A sequence is said to have bounded variation if: $$ \exists M \in\Bbb R: \sigma_n = |x_2 - x_1| + |x_3 - x_2| + \cdots + |x_{n+1} - x_n| \le M,\ \forall n\in\Bbb N $$ Prove that boundedness of variation implies convergence of $\{x_n\}$

This question is based on my previous question here, where I needed to prove 'convergence implies boundedness of variation'. Now I want to do the opposite.

First, note that $\sigma_n \ge 0,\ \forall n\in \Bbb N$. The sequence is also convergent by monotone convergence theorem, because $\sigma_n$ is monotonically increasing: $$ \sigma_n \le M,\ \sigma_{n+1} \ge \sigma_n \implies \exists \lim_{n\to\infty}\sigma_n = L $$

Then $\sigma_n$ satisfy Cauchy's criteria, thus we may fix any $p \in\Bbb N$, such that: $$ \lim_{n\to\infty}(\sigma_{n+p} - \sigma_n) = 0 $$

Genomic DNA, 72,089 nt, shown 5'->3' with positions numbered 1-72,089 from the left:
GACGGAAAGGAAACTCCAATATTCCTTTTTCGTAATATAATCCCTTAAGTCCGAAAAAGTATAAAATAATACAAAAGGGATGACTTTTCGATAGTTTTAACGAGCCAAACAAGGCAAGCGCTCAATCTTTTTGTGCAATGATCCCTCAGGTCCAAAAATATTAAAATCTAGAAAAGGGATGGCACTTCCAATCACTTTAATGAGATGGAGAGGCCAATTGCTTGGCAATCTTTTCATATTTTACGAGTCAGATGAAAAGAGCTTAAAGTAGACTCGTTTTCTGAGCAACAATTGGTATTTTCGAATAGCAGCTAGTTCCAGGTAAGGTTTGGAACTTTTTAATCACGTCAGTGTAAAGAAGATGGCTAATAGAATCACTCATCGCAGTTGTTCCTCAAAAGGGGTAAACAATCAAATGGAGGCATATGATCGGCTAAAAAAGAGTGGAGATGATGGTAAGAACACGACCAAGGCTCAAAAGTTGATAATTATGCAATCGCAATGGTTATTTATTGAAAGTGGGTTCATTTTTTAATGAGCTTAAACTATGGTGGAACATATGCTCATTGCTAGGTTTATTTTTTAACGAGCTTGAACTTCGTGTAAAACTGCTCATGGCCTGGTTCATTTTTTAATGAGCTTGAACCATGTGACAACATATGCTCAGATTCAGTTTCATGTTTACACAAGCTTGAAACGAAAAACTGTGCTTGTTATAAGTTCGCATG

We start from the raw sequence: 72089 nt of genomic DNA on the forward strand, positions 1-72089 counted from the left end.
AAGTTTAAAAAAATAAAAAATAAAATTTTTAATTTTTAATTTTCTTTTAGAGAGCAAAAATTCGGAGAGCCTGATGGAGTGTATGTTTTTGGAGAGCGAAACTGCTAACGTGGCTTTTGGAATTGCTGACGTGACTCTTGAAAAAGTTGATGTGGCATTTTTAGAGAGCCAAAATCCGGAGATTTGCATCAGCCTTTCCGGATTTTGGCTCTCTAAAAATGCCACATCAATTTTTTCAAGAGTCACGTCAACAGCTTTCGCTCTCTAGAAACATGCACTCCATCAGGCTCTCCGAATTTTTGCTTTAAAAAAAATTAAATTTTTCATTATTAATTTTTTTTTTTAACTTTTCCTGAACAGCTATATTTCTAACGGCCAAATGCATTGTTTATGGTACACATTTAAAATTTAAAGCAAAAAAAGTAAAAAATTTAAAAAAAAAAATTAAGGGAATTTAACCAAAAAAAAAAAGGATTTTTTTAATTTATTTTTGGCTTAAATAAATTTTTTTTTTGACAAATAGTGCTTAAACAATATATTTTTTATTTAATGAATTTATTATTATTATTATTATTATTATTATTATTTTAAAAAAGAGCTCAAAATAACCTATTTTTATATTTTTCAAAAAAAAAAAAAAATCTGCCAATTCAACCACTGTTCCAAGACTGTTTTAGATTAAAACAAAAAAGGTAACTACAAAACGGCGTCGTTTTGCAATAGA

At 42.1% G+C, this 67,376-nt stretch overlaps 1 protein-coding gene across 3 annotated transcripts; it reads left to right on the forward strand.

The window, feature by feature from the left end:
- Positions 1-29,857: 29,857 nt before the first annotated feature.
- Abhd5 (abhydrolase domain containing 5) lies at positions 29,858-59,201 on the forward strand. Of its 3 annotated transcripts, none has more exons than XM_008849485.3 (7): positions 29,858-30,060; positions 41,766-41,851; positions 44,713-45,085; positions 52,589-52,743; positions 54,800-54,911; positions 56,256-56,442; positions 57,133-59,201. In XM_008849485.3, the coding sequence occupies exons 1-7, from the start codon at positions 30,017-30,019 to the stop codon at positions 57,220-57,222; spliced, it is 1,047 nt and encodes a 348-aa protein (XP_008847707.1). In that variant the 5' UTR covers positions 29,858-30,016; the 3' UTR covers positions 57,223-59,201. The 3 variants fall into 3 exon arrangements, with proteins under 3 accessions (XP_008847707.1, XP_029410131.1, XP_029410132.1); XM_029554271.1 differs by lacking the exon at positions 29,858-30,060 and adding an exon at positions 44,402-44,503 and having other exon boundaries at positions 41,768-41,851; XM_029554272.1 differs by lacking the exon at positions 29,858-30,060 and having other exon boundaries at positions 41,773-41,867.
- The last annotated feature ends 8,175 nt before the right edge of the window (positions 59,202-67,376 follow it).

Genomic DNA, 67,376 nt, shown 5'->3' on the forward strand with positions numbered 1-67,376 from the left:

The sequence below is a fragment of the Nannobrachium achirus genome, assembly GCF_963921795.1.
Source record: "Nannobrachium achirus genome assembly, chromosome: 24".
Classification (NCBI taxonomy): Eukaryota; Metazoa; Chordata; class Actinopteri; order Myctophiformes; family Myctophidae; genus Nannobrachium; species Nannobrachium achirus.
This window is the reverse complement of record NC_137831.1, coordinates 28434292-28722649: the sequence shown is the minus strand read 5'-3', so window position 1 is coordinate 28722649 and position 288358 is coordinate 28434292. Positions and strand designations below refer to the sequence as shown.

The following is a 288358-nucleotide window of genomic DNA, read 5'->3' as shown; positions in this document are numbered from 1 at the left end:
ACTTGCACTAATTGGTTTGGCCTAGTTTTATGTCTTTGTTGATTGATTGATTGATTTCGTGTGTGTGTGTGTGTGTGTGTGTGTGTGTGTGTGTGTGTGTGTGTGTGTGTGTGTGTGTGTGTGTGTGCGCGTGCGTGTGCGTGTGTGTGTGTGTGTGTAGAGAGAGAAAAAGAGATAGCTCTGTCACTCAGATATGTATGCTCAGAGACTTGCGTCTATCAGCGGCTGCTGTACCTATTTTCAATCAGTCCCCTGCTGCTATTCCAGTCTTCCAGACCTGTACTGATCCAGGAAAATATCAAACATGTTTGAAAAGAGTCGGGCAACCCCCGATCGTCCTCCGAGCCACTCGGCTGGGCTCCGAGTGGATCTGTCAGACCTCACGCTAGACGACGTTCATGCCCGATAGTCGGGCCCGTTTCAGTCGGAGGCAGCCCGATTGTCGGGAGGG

Consider the difference: $$ \sigma_{n+p} - \sigma_n = \sum_{k=n+1}^{n+p}|x_k - x_{k-1}| $$

Writing the limit for both sides: $$ \lim_{n\to\infty}(\sigma_{n+p} - \sigma_n) = \lim_{n\to\infty}\sum_{k=n+1}^{n+p}|x_k - x_{k-1}| = 0 $$

And that is only possible in case every term is the sum tends to 0 no matter what $p$ we choose, which means: $$ \exists \lim_{n\to\infty} |x_{n+p} - x_{n}| = 0 $$

Therefore $x_n$ is Cauchy, hence convergent.

I would like to ask for verification of my proof. If the above is invalid, what would be a proper proof?


Your argument is fine until "And that is only possible in case every term in the sum tends to 0...". There is a missing step (probably it was already clear for you, but you just forgot to write). Namely, by the triangle inequality we have $$ \vert x_{n+p} - x_n \vert \leq \sum_{k=n+1}^{n+p} \vert x_k - x_{k-1} \vert =\sigma_{n+p} - \sigma_n. $$ Then you can conclude that $(x_n)_{n\in \mathbb{N}}$ is Cauchy and thus convergent.

  • $\begingroup$ Oh, that's an important point missing in my argument. Thank you! $\endgroup$
    – roman
    Mar 28 '19 at 17:13

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